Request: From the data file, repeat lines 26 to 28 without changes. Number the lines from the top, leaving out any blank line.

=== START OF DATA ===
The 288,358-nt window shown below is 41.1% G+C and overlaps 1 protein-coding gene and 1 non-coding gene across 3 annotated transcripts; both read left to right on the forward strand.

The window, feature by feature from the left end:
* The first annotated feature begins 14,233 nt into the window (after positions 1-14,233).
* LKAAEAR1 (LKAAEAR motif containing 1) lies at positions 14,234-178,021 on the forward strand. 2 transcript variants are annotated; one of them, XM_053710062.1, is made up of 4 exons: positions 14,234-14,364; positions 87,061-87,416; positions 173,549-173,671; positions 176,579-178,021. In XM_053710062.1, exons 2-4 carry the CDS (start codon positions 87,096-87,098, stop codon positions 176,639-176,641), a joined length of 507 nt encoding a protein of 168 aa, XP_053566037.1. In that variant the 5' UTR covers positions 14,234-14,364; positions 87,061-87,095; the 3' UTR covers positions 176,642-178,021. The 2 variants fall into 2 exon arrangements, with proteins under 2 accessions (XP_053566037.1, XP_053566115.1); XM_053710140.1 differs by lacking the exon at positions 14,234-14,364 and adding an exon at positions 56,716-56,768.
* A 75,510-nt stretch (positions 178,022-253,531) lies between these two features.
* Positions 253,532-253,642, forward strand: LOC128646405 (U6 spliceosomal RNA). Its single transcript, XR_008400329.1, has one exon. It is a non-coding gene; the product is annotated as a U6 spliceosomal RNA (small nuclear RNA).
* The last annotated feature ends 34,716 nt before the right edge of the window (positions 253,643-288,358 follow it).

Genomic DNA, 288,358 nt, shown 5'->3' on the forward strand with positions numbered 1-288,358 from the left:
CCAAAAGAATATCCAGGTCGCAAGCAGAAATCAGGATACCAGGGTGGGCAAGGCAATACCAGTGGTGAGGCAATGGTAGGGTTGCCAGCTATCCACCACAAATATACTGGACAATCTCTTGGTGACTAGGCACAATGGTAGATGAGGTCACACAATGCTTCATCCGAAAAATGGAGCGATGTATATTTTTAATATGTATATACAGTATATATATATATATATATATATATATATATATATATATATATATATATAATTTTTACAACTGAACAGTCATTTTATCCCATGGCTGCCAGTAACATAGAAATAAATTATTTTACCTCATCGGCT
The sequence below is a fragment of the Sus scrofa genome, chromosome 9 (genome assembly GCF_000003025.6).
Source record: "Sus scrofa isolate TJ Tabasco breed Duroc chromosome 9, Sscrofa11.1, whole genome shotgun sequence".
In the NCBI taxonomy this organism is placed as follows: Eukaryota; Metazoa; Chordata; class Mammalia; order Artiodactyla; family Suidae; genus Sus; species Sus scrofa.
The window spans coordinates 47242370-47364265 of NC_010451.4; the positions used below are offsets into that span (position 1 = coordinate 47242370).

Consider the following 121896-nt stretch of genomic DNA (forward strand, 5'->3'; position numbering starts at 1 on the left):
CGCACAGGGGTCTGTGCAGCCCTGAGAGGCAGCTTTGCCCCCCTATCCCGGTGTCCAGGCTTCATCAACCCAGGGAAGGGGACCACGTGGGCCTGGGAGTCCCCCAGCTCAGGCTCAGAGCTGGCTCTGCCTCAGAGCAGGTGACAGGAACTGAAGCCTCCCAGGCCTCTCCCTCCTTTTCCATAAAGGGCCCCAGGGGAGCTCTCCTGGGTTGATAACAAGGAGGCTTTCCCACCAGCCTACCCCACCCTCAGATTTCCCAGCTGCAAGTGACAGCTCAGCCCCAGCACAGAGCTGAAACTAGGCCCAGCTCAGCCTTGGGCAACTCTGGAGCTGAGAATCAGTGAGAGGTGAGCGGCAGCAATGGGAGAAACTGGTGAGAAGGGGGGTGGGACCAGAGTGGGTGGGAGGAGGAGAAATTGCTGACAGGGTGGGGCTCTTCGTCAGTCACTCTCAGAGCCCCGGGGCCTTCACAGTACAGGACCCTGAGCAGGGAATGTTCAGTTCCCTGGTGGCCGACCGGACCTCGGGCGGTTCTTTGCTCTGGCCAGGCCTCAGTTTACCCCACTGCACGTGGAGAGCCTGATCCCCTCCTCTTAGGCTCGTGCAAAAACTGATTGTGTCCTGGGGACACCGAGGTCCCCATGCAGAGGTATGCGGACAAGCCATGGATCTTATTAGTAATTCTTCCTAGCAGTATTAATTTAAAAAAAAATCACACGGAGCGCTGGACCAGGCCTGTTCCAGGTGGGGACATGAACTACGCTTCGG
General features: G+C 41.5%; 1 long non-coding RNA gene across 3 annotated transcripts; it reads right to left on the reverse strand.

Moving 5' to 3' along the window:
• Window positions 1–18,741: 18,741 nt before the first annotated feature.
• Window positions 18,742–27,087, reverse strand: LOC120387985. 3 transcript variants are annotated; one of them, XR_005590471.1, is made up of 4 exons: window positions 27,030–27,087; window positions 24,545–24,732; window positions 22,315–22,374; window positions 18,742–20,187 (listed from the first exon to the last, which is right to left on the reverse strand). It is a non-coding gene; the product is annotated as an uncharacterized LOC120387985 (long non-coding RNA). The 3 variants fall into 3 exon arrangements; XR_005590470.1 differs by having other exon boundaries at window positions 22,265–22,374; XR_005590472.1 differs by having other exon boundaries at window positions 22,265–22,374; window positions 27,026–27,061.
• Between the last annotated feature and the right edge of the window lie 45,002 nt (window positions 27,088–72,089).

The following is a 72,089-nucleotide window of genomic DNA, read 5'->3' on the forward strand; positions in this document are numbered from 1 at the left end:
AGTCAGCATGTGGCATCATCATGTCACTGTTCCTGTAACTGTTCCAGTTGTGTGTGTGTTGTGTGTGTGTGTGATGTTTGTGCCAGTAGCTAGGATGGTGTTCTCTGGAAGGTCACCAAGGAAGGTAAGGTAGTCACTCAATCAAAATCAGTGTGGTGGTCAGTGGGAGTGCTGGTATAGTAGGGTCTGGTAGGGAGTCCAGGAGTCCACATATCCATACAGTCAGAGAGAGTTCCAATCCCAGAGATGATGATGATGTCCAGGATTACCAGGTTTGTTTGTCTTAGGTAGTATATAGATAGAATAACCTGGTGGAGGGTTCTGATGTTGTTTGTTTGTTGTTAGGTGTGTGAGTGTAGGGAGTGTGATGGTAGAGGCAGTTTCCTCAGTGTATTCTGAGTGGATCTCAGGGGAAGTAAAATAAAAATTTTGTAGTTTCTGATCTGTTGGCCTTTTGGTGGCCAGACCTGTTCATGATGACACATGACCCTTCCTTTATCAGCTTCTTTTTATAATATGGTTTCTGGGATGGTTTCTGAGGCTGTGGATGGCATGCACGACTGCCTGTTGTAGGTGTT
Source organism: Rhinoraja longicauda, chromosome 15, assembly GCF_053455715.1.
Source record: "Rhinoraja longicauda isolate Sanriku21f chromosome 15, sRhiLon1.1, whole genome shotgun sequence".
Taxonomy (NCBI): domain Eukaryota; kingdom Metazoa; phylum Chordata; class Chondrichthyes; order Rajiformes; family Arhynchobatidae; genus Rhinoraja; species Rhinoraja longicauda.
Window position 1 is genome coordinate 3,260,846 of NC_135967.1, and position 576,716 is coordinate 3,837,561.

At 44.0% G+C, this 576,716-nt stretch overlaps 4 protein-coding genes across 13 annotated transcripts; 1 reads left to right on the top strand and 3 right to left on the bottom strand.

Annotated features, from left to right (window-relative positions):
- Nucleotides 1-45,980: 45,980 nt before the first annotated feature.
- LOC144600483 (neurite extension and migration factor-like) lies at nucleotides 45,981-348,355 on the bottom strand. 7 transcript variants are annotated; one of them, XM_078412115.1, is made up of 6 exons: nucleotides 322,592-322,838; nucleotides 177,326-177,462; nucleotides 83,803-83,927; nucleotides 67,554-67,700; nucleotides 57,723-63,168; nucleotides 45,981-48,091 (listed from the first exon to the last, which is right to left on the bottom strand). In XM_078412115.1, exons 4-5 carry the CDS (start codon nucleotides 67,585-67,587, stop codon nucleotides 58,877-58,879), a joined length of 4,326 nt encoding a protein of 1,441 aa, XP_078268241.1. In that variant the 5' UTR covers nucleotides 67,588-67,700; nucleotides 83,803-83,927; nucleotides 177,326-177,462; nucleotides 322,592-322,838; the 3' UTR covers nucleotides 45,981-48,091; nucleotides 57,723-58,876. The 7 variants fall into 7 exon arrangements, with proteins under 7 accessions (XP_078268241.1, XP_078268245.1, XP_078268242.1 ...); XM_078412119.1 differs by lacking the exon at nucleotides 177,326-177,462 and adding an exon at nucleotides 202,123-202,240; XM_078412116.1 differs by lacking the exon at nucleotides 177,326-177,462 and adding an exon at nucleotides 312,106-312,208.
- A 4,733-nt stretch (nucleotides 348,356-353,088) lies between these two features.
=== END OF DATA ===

Window position 1 is genome coordinate 3,260,846 of NC_135967.1, and position 576,716 is coordinate 3,837,561.

At 44.0% G+C, this 576,716-nt stretch overlaps 4 protein-coding genes across 13 annotated transcripts; 1 reads left to right on the top strand and 3 right to left on the bottom strand.

Annotated features, from left to right (window-relative positions):